Report by booktalker, Norma Pereira
Before we knew it, the 20th of August rolled around for the third edition of booktalk – this time to discuss the delightful and eponymously named book – Karmelin. This month we were privileged to have with us the book’s equally delightful award winning author – Damodar Mauzo, who regaled us with his wealth of reminisces and floored us with his simplicity and humility.
In the cozy room at the top of the stairs at Bookworm, 10-12 of us sat entranced as Mr Mauzo shared with us his background, his childhood memories and his tales behind the genesis of ‘Karmelin’. With twinkling eyes and memories that seemed as fresh as if they happened yesterday, he told us how he was able to get the wealth of details and the fine nuances that went into fleshing out the life of an essentially catholic female character like Karmelin. This is these tiny details that make the book so readable, and so warm and so close to the heart of what defines us as a people..
We wanted to know what made him write about such an ‘ordinary’ character – a Goan ayah, a ‘kuwaitkaan’ , whom one would not normally find in the pages of a book. And like all true writers Mr. Mauzo simply replied that he was writing about a time and place and people he knew best – he has played, studied, walked , and eaten in kitchens and homes like the one’s depicted in his book. He drew on childhood memories, his own teachers, and experiences of life in a village to give us not only an entertaining and thoughtful read but also provides us with snapshots of a culture, a documentary as it were of the life and times of a rural Goa not quite recovered from a colonial past.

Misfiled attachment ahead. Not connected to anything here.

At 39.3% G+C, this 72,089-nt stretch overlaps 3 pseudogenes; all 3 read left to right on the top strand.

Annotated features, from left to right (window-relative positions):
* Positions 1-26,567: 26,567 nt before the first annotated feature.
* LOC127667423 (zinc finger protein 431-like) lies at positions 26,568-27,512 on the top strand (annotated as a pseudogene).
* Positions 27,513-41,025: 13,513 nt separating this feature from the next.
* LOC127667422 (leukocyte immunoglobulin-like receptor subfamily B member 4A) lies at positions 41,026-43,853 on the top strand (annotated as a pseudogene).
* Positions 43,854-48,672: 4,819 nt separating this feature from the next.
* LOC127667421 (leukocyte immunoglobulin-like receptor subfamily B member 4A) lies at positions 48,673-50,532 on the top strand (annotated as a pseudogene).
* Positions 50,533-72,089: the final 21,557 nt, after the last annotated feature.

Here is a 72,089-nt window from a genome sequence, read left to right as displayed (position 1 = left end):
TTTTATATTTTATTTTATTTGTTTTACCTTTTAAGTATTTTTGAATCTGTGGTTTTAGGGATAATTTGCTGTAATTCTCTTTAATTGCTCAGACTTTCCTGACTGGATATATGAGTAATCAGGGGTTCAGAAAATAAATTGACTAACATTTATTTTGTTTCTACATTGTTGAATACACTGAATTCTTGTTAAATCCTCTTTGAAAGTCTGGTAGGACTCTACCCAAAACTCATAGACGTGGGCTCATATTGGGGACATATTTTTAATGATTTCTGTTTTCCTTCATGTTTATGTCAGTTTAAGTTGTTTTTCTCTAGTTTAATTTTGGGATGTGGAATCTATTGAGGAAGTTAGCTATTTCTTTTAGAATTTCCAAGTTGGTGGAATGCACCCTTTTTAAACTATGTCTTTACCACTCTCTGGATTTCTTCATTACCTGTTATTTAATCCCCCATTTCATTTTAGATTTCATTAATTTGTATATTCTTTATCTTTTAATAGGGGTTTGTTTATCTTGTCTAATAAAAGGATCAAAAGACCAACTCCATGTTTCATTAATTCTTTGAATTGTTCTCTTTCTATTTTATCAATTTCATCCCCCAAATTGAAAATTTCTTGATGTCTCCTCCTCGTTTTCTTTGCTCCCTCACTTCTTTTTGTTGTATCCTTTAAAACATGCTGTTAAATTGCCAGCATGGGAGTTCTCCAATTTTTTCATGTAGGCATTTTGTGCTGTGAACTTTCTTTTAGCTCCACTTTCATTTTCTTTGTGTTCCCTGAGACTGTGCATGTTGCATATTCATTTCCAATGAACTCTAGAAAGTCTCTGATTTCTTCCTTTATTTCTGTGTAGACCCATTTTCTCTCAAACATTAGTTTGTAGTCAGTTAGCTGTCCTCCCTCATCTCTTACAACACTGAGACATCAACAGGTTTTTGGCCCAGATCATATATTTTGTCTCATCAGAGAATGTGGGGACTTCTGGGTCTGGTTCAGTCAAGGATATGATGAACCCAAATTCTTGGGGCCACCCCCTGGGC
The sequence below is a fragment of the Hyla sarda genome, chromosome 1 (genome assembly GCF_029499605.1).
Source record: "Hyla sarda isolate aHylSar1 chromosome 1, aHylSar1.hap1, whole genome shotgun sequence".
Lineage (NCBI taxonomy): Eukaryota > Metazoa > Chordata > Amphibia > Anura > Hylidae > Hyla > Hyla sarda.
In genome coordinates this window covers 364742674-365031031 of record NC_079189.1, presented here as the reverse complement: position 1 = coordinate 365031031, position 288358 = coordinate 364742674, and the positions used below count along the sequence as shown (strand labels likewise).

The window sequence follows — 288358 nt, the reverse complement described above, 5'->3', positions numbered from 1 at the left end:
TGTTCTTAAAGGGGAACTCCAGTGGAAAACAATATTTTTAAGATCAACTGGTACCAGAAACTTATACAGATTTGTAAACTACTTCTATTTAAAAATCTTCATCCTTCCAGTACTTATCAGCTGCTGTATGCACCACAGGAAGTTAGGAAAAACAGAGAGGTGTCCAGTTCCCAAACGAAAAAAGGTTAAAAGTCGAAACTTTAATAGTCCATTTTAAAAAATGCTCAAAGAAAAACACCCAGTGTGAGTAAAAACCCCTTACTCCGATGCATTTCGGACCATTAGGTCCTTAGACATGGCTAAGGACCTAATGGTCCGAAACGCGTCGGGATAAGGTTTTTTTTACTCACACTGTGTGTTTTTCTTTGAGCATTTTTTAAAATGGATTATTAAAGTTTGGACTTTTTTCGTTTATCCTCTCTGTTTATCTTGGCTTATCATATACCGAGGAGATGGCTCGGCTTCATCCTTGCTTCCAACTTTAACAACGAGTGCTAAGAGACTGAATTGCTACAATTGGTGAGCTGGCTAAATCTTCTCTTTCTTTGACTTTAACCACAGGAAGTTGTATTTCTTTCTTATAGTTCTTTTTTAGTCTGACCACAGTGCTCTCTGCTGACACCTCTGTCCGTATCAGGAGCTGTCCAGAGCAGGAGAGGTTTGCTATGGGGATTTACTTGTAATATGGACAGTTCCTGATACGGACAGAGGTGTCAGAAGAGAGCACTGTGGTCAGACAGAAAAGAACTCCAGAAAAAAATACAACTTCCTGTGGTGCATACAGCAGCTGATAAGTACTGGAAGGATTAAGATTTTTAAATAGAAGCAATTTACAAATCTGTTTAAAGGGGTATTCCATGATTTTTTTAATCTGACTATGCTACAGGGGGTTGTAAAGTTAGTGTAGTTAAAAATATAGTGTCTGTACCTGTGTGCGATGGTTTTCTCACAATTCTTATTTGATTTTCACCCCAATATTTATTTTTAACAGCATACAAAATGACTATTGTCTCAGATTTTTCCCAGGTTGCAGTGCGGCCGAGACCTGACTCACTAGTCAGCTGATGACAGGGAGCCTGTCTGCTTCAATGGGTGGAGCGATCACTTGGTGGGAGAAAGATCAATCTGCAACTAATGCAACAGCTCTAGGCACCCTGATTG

The big inevitable question was broached – does something get ‘lost in translation’? Can ethos, nuance , syntax etc. be effectively communicated in a different tongue? Turns out surprisingly that it can – the book has been translated into 15 languages – not all of them Indian. The book’s national and international acclaim, says a lot for the universality of it’s story.. Themes of exploitation, vulnerability, a mother’s fierce love, survival and grit are all ones we can relate to.
Tea and bhajiyas long gone , we could have gone on and on discussing this touching book, all the more to be treasured by Goans of being the output of an honest, organic, home grown writer who writes from the heart about Goa and what makes us special.
Our next book is The Good Muslim by Tahmima Anam published by Penguin. The book is available at Flipkart. We are meeting on 21st September, Friday 6pm to booktalk